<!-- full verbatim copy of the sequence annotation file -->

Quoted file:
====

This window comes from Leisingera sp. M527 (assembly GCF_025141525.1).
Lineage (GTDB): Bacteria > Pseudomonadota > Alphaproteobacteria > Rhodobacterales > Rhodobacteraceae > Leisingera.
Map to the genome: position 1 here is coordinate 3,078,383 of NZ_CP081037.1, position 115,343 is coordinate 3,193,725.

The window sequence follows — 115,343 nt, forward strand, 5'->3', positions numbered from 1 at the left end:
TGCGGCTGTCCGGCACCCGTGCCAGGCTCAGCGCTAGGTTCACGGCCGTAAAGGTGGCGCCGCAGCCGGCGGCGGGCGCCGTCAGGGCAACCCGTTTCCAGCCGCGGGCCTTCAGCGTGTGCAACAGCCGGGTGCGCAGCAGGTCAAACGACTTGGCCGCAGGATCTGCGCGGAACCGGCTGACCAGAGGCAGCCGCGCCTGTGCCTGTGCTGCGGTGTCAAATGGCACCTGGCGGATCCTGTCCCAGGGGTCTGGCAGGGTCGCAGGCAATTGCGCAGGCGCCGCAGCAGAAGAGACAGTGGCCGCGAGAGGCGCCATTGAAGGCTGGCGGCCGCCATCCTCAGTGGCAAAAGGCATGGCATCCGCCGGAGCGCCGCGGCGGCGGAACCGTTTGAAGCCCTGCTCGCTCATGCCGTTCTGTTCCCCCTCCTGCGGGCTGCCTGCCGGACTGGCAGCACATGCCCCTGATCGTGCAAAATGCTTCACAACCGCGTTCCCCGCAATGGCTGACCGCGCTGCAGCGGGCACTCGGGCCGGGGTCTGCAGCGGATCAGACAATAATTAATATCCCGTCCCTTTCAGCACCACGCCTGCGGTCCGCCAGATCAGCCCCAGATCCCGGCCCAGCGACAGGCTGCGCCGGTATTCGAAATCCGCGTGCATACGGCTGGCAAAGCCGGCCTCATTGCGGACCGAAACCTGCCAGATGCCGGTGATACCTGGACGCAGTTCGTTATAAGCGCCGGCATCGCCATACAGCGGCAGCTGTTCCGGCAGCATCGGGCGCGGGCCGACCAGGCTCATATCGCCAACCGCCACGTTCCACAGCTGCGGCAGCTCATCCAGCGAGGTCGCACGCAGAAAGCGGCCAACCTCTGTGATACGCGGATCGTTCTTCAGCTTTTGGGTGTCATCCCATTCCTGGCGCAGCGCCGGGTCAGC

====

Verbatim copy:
This window comes from Leisingera sp. M527 (assembly GCF_025141525.1).
Lineage (GTDB): Bacteria > Pseudomonadota > Alphaproteobacteria > Rhodobacterales > Rhodobacteraceae > Leisingera.
Map to the genome: position 1 here is coordinate 3,078,383 of NZ_CP081037.1, position 115,343 is coordinate 3,193,725.

The window sequence follows — 115,343 nt, forward strand, 5'->3', positions numbered from 1 at the left end:
TGCGGCTGTCCGGCACCCGTGCCAGGCTCAGCGCTAGGTTCACGGCCGTAAAGGTGGCGCCGCAGCCGGCGGCGGGCGCCGTCAGGGCAACCCGTTTCCAGCCGCGGGCCTTCAGCGTGTGCAACAGCCGGGTGCGCAGCAGGTCAAACGACTTGGCCGCAGGATCTGCGCGGAACCGGCTGACCAGAGGCAGCCGCGCCTGTGCCTGTGCTGCGGTGTCAAATGGCACCTGGCGGATCCTGTCCCAGGGGTCTGGCAGGGTCGCAGGCAATTGCGCAGGCGCCGCAGCAGAAGAGACAGTGGCCGCGAGAGGCGCCATTGAAGGCTGGCGGCCGCCATCCTCAGTGGCAAAAGGCATGGCATCCGCCGGAGCGCCGCGGCGGCGGAACCGTTTGAAGCCCTGCTCGCTCATGCCGTTCTGTTCCCCCTCCTGCGGGCTGCCTGCCGGACTGGCAGCACATGCCCCTGATCGTGCAAAATGCTTCACAACCGCGTTCCCCGCAATGGCTGACCGCGCTGCAGCGGGCACTCGGGCCGGGGTCTGCAGCGGATCAGACAATAATTAATATCCCGTCCCTTTCAGCACCACGCCTGCGGTCCGCCAGATCAGCCCCAGATCCCGGCCCAGCGACAGGCTGCGCCGGTATTCGAAATCCGCGTGCATACGGCTGGCAAAGCCGGCCTCATTGCGGACCGAAACCTGCCAGATGCCGGTGATACCTGGACGCAGTTCGTTATAAGCGCCGGCATCGCCATACAGCGGCAGCTGTTCCGGCAGCATCGGGCGCGGGCCGACCAGGCTCATATCGCCAACCGCCACGTTCCACAGCTGCGGCAGCTCATCCAGCGAGGTCGCACGCAGAAAGCGGCCAACCTCTGTGATACGCGGATCGTTCTTCAGCTTTTGGGTGTCATCCCATTCCTGGCGCAGCGCCGGGTCAGC